3) Don’t let your documentary resemble a college lecture. 
“We have to invent a different kind of model than the college lecture model,” said Moore.

4) Too many of your documentaries feel like medicine.
“Don’t show a doc that’s going to kill [an audience's] evening,” said Moore.

5) The Left is boring.
“It’s why we have a hard time convincing people to think about some of the things we’re concerned about,” said Moore. “The Left has lost its sense of humor and we need to be less worried.”

6) Why don’t we name names?
“Why don’t we go after the corporations and name them by name?” asked Moore. “You will be sued. People will be mad at you. But so what?”

7) Make your films personal.
“People want to hear your voice,” said Moore. “It’s what most docs stay away from, and most don’t like narration. But who’s saying this film?”

8) Point your camera at the cameras.
Moore advised doc makers to challenge the mainstream media and film its coverage of various events.

9) Follow the examples of non-fiction books and television.
“People love to watch [Jon] Stewart and [Stephen] Colbert,” he said. “Why don’t you try to make films that come from the same spirit? People just want the truth and they want to be entertained.”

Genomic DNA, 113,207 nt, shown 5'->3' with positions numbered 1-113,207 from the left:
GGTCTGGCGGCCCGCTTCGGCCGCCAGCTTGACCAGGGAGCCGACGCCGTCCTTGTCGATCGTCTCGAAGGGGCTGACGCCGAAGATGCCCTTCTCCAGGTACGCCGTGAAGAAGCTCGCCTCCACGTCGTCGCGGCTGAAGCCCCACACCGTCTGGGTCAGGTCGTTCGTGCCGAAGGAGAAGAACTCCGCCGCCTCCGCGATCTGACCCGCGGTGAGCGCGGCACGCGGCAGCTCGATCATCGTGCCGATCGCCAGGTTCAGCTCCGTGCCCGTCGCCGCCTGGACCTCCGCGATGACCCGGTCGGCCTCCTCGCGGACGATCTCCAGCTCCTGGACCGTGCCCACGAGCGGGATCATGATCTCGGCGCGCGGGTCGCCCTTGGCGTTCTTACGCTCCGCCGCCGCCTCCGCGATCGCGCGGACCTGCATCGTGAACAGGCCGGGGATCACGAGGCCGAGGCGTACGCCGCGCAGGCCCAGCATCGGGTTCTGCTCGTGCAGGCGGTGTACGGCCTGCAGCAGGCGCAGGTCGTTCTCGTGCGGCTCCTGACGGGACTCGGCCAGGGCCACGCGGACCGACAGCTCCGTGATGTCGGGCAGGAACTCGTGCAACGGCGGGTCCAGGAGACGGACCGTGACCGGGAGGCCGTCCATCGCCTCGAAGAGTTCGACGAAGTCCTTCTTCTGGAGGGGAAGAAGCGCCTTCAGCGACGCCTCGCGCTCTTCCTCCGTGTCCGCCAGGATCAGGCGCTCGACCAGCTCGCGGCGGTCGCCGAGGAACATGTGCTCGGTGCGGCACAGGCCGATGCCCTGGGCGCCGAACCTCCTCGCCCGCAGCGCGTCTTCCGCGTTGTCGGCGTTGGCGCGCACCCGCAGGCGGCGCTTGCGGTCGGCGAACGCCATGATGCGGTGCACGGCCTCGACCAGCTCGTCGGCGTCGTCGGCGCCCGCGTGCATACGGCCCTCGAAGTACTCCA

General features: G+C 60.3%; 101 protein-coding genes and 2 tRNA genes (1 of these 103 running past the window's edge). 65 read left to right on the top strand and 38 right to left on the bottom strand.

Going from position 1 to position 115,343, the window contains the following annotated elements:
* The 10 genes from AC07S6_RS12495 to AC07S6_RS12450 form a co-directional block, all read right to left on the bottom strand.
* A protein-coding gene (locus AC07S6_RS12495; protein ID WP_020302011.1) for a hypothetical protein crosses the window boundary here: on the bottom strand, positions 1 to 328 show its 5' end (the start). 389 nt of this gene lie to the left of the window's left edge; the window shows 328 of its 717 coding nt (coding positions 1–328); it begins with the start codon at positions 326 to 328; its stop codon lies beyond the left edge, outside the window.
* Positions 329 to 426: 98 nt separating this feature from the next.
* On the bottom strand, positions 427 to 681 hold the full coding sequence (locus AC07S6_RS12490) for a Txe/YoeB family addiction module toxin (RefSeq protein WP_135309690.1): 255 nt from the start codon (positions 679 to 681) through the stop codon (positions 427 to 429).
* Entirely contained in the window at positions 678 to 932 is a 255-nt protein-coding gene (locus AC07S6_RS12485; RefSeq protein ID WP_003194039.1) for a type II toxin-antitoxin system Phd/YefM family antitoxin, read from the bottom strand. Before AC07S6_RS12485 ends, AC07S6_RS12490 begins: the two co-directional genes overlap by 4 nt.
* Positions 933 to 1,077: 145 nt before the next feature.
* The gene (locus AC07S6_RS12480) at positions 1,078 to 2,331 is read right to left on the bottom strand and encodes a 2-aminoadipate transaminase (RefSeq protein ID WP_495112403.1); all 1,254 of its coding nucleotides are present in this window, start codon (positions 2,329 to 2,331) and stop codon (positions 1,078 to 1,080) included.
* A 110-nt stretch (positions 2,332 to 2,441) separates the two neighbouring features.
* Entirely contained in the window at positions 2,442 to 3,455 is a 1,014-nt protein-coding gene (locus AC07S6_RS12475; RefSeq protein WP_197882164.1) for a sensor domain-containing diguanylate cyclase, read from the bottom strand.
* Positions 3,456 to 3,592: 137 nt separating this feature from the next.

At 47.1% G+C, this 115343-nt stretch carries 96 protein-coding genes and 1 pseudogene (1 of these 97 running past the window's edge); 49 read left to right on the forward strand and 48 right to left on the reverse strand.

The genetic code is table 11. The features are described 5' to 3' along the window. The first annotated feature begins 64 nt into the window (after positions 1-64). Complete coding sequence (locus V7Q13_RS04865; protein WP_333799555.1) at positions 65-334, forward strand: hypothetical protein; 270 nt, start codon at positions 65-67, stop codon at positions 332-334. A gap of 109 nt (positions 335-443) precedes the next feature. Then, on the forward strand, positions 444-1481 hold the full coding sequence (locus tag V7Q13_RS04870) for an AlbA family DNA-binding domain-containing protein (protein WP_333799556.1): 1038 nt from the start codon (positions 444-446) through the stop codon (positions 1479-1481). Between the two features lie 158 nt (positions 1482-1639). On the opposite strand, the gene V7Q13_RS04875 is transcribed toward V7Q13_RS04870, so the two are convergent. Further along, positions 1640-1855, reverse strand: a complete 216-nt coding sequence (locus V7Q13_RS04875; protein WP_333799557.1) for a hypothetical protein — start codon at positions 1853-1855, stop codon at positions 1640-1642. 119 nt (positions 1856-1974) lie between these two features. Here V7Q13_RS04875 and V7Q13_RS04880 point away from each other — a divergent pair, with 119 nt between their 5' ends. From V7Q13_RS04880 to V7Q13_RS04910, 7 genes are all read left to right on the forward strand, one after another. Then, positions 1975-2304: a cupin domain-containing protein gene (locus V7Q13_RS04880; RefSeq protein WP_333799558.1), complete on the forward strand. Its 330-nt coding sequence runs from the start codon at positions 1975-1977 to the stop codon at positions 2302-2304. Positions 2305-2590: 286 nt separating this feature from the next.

10) Film only the people who disagree with you. 
The director said that while filming Roger & Me he tried to stay away from interviewing union workers to tell the story, since they were basically friends. Interviews with those who held contradictory opinions are harder to secure, but more interesting to audiences, said Moore.

11) Make sure you’re getting emotional when filming. 
“Are you getting mad when filming a scene? Are you crying?” asked Moore. “That’s evidence that the audience will respond that way, too… [You] are a stand-in for the audience.”

12) Less is more. 
“Edit, and make it shorter,” Moore advised, saying it’s okay to let audiences fill in the gaps. “People love that you trust they have a brain.”

13) Sound is more important than picture.
“Sound carries the story,” said Moore. “Don’t cheat on the sound, and don’t be cheap with the sound.”

Moore closed his session by saying he wanted more non-fiction films to be seen by millions of people and that “it’s a crime that they are aren’t.”

“For a long time I blamed the distributors, the studios and the financiers, and really, we should just take a few moments to blame ourselves as filmmakers,” he said.